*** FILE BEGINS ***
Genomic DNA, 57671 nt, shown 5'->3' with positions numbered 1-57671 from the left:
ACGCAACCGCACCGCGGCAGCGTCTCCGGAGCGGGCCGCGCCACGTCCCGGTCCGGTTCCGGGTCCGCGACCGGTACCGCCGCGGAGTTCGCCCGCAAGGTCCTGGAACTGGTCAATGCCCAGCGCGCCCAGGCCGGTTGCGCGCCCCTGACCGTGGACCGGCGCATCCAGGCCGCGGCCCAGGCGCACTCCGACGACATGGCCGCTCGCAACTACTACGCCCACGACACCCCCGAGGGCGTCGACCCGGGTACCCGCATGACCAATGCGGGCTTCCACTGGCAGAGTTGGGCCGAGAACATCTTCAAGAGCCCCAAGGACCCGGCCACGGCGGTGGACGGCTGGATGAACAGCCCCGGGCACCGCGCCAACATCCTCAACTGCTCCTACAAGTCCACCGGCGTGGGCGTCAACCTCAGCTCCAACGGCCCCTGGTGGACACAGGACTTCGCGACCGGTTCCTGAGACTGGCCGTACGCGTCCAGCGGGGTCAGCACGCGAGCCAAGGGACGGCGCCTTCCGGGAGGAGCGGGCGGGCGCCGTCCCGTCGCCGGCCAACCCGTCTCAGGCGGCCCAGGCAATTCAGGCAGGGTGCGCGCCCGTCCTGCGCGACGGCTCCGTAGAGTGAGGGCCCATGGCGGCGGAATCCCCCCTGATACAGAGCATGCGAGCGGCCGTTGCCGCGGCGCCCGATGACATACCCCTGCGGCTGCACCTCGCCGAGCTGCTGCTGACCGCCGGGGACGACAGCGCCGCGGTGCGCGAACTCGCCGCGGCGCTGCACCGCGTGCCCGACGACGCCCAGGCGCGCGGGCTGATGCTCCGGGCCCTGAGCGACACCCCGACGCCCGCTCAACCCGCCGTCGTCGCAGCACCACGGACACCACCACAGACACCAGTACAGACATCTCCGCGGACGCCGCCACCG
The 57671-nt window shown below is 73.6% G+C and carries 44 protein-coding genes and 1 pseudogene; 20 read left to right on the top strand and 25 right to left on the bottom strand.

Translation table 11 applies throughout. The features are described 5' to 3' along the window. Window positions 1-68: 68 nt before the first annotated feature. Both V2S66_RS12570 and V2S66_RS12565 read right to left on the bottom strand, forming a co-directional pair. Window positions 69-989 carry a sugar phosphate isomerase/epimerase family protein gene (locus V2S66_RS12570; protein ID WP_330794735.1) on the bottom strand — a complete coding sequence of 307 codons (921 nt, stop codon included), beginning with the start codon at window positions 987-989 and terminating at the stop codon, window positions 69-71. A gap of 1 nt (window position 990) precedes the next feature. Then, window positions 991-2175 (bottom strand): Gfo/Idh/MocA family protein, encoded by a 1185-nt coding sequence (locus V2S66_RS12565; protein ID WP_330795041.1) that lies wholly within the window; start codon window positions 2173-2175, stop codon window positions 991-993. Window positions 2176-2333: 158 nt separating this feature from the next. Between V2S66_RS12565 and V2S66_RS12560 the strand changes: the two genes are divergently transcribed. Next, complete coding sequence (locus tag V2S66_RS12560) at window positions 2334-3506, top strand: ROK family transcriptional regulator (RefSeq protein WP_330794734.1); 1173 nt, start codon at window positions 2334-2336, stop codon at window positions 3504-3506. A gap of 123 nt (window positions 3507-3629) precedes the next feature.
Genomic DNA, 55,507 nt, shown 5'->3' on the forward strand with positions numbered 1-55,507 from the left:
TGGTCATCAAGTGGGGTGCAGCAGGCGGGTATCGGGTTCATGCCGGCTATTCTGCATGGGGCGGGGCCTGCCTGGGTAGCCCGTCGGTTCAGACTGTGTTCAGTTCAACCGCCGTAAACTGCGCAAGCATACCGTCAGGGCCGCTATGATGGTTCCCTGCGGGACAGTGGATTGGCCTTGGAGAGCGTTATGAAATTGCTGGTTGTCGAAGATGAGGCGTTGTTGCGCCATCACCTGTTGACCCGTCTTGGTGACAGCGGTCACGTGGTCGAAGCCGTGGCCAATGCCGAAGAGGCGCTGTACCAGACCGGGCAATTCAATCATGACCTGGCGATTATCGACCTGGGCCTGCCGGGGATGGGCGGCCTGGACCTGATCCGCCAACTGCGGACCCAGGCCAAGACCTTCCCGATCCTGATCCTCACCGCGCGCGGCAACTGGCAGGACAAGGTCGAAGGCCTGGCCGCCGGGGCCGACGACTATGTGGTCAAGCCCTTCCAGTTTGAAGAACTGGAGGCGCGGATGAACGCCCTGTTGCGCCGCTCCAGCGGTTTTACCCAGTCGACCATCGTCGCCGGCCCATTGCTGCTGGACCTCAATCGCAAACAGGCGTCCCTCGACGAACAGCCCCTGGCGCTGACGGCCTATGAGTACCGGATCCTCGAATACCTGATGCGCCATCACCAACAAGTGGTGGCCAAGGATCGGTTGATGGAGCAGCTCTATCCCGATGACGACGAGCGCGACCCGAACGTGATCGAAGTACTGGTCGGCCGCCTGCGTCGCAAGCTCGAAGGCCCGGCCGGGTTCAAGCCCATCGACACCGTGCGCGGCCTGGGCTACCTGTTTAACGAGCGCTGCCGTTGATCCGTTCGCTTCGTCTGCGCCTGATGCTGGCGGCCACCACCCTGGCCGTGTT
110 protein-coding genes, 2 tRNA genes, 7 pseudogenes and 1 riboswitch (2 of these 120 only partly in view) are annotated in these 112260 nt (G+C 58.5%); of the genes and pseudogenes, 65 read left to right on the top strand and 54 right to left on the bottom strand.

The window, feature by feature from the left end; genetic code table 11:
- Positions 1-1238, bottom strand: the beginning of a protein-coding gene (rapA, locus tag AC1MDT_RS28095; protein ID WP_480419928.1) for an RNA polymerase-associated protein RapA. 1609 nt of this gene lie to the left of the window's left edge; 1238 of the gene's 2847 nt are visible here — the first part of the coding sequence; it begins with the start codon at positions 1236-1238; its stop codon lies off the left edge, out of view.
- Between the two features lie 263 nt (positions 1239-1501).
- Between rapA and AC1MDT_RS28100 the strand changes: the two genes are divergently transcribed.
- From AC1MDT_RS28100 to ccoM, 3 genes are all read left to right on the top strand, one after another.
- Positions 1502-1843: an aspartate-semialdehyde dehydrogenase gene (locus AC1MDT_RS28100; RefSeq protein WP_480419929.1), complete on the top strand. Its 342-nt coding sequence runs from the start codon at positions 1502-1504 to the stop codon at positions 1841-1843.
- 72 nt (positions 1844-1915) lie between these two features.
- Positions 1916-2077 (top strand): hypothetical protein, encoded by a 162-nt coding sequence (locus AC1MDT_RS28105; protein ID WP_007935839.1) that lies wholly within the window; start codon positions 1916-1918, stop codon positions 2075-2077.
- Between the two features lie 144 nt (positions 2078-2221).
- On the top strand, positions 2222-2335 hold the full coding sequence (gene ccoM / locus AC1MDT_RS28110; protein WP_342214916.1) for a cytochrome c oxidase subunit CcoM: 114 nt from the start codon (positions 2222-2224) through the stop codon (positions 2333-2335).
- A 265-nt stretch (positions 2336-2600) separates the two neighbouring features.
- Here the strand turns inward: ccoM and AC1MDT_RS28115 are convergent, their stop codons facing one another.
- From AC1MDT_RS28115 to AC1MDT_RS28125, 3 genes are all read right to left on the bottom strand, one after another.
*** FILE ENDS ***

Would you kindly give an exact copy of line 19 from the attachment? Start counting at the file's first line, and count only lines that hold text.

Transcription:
- Here the strand turns inward: ccoM and AC1MDT_RS28115 are convergent, their stop codons facing one another.